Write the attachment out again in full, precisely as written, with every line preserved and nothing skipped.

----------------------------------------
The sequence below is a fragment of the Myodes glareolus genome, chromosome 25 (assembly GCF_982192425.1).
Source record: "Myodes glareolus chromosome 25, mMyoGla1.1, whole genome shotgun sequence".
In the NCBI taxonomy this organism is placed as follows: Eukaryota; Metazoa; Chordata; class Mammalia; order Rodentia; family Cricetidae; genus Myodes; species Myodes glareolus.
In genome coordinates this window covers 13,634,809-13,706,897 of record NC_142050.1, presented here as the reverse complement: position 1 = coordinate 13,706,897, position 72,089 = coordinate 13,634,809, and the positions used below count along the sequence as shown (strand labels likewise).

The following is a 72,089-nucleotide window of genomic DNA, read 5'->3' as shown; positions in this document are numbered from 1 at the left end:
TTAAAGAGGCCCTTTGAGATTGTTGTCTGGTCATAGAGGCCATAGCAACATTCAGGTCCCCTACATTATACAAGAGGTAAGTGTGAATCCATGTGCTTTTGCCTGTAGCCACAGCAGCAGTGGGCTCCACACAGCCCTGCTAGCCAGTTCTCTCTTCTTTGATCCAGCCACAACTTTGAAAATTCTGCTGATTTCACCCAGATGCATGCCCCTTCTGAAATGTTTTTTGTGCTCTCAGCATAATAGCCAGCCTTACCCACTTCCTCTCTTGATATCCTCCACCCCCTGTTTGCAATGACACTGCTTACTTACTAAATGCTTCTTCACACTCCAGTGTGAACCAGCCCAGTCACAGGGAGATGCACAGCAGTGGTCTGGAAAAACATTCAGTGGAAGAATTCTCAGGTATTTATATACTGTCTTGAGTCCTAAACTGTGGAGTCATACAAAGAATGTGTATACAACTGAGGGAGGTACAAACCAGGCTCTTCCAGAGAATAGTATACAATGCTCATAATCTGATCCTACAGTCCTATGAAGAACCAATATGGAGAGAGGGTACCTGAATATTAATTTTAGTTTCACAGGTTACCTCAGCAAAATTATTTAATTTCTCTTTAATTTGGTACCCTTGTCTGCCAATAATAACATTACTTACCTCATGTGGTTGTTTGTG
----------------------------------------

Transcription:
The sequence below is a fragment of the Myodes glareolus genome, chromosome 25 (assembly GCF_982192425.1).
Source record: "Myodes glareolus chromosome 25, mMyoGla1.1, whole genome shotgun sequence".
In the NCBI taxonomy this organism is placed as follows: Eukaryota; Metazoa; Chordata; class Mammalia; order Rodentia; family Cricetidae; genus Myodes; species Myodes glareolus.
In genome coordinates this window covers 13,634,809-13,706,897 of record NC_142050.1, presented here as the reverse complement: position 1 = coordinate 13,706,897, position 72,089 = coordinate 13,634,809, and the positions used below count along the sequence as shown (strand labels likewise).

The following is a 72,089-nucleotide window of genomic DNA, read 5'->3' as shown; positions in this document are numbered from 1 at the left end:
TTAAAGAGGCCCTTTGAGATTGTTGTCTGGTCATAGAGGCCATAGCAACATTCAGGTCCCCTACATTATACAAGAGGTAAGTGTGAATCCATGTGCTTTTGCCTGTAGCCACAGCAGCAGTGGGCTCCACACAGCCCTGCTAGCCAGTTCTCTCTTCTTTGATCCAGCCACAACTTTGAAAATTCTGCTGATTTCACCCAGATGCATGCCCCTTCTGAAATGTTTTTTGTGCTCTCAGCATAATAGCCAGCCTTACCCACTTCCTCTCTTGATATCCTCCACCCCCTGTTTGCAATGACACTGCTTACTTACTAAATGCTTCTTCACACTCCAGTGTGAACCAGCCCAGTCACAGGGAGATGCACAGCAGTGGTCTGGAAAAACATTCAGTGGAAGAATTCTCAGGTATTTATATACTGTCTTGAGTCCTAAACTGTGGAGTCATACAAAGAATGTGTATACAACTGAGGGAGGTACAAACCAGGCTCTTCCAGAGAATAGTATACAATGCTCATAATCTGATCCTACAGTCCTATGAAGAACCAATATGGAGAGAGGGTACCTGAATATTAATTTTAGTTTCACAGGTTACCTCAGCAAAATTATTTAATTTCTCTTTAATTTGGTACCCTTGTCTGCCAATAATAACATTACTTACCTCATGTGGTTGTTTGTG